By Joel Dresang
Nov 16, 2005 (Milwaukee Journal Sentinel - Knight Ridder/Tribune Business News via COMTEX) -- Majority shareholder James D. Azzar succeeded Tuesday in buying much of Badger Paper Mills Inc. to appease the Peshtigo papermaker's creditors.
Azzar, whose previous bid was spurned by company management last month, got a takeover approved Tuesday in Marinette County Circuit Court, where Badger Paper was under a receivership proceeding, similar to bankruptcy. Badger Paper's lenders had forced the company into selling off assets to settle debts after the company had defaulted on credit agreements.
Azzar, of East Grand Rapids, Mich., for years had a running battle with Badger Paper management. He owns businesses in Michigan and Indiana that have bought from and competed with Badger Paper. One of the companies, Bomarko Inc., in Plymouth, Ind., makes specialty coating and flexible packaging for the food and medical industries.
Details of Azzar's approved bid weren't available late Tuesday after the court hearing, but Paul Bouthilet, chief financial officer of Badger Paper, said he spoke with Bomarko executives Tuesday and expected to meet with them today.
"Right now I have no idea what his intentions are," Bouthilet said of Azzar, "other than common sense would suggest that if you spend money on something, you're going to use it."
Another bidder, turnaround investment company Meriturn Partners, had made a run for Badger Paper's assets, at one point offering about $8.4 million.
"If Meriturn hadn't been involved in this, there would have been a whole lot less received for the assets," said Daryl L. Diesing, who represented Meriturn for the Milwaukee office of Whyte Hirschboeck Dudek.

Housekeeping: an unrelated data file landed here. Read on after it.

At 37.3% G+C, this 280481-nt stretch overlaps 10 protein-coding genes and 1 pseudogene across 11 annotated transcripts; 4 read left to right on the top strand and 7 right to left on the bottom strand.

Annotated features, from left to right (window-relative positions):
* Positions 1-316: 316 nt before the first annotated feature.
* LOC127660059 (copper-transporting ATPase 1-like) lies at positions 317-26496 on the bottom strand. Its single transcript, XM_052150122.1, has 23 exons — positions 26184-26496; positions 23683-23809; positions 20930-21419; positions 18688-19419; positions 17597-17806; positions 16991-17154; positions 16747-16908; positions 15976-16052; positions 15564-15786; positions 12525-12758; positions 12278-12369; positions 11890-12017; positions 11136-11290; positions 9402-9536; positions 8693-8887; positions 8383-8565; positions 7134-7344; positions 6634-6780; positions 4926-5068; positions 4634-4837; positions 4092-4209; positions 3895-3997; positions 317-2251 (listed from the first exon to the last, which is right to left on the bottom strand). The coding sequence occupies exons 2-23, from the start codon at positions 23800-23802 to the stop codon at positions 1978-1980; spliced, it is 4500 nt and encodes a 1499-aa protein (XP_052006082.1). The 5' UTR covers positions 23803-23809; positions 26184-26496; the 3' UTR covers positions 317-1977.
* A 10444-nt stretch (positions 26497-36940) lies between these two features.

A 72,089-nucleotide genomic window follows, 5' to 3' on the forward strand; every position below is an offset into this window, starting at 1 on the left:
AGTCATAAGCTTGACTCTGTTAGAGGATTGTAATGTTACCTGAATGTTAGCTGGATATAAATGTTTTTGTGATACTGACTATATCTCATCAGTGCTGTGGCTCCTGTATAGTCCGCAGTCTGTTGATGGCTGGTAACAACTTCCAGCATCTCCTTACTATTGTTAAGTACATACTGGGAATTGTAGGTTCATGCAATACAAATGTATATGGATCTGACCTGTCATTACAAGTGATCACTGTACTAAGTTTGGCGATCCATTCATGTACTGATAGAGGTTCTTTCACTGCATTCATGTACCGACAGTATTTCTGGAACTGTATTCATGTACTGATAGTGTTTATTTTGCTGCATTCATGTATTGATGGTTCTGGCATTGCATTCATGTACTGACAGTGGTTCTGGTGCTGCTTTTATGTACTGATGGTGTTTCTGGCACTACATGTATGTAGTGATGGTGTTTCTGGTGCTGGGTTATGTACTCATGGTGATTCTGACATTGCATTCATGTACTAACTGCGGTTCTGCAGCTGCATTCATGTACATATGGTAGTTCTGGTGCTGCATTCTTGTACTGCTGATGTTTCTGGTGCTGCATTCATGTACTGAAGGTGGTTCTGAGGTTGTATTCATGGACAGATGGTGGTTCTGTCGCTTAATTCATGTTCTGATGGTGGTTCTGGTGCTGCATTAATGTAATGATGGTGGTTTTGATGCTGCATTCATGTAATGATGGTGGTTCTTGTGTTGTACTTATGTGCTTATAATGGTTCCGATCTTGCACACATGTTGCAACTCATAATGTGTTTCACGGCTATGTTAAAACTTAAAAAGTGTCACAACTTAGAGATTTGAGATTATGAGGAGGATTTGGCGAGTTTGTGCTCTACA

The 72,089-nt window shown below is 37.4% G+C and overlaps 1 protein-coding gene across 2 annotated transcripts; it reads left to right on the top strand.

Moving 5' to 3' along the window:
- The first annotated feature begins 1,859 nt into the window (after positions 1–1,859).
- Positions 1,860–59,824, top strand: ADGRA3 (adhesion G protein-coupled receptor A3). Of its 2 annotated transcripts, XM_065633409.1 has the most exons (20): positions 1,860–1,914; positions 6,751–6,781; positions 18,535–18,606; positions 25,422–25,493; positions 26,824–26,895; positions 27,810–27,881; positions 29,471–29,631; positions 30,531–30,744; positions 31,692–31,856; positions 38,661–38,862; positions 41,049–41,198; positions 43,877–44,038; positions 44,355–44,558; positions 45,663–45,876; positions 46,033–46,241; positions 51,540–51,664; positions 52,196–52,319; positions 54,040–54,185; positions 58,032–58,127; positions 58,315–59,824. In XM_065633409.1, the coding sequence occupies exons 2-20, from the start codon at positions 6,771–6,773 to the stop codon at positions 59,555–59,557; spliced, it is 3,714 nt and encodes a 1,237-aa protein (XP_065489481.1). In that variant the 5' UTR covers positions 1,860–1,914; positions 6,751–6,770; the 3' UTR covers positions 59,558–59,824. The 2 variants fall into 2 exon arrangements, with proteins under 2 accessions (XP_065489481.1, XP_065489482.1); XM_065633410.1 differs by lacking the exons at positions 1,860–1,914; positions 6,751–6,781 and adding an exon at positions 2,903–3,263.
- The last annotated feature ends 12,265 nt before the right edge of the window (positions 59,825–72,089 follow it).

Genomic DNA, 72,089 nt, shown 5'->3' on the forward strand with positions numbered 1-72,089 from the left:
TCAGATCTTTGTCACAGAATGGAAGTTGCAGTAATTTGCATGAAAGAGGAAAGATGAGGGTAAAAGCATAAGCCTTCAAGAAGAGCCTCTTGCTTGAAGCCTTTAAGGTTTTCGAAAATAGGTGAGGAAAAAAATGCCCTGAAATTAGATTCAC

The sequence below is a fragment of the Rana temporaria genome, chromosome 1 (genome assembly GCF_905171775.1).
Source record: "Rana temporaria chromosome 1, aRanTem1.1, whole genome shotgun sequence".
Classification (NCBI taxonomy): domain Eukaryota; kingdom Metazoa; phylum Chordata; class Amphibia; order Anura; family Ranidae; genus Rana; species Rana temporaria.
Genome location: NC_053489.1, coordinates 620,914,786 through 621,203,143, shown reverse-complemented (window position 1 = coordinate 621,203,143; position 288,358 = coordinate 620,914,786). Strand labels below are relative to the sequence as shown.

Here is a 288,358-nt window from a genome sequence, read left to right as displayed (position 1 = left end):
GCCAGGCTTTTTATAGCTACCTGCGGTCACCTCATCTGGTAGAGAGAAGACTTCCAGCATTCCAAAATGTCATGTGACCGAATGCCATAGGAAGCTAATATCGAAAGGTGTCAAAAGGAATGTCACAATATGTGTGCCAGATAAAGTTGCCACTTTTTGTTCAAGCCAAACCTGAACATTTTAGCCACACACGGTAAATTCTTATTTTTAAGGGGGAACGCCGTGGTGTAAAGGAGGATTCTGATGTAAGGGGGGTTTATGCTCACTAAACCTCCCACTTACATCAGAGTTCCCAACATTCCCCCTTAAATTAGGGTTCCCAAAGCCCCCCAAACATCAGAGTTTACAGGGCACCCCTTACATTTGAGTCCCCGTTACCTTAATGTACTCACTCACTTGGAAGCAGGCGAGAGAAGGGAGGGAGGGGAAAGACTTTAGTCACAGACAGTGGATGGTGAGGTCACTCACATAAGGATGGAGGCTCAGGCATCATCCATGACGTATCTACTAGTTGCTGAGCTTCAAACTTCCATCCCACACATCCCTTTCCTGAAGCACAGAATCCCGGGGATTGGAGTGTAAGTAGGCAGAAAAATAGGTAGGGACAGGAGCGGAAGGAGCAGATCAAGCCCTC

A chief employer in the Peshtigo area since 1929, Badger Paper struggled to specialize in niche products such as waxed paper for candy wrappers, fast-food sandwiches and disposable souffle cups.
Faced with rising costs for energy, fiber and health benefits, the company -- which once employed more than 450 workers -- used buyouts to cut its payroll by about 50 jobs, or 20 percent, last year.
This summer, Badger Paper shut down one of its two paper-making machines in Peshtigo, ending work for another 100 employees. The company said the machine accounted for about two-thirds of the company's paper, but about 40 percent of its output was unprofitable low-priced commodity-grade copy paper.
Badger Paper reported $72 million in sales last year but suffered a net loss of $7.6 million, its third failure to show profit in five years.
In September, management announced a tentative agreement to sell Azzar the 75 percent of the company he didn't own for $1.25 a share in cash, or about $1.9 million.
Last month, the company said it called off negotiations with Azzar and said it would end its registration with the U.S. Securities and Exchange Commission and arrange to delist its thinly traded stock.
Badger Paper's share price, listed over the counter, was 16 cents Tuesday.
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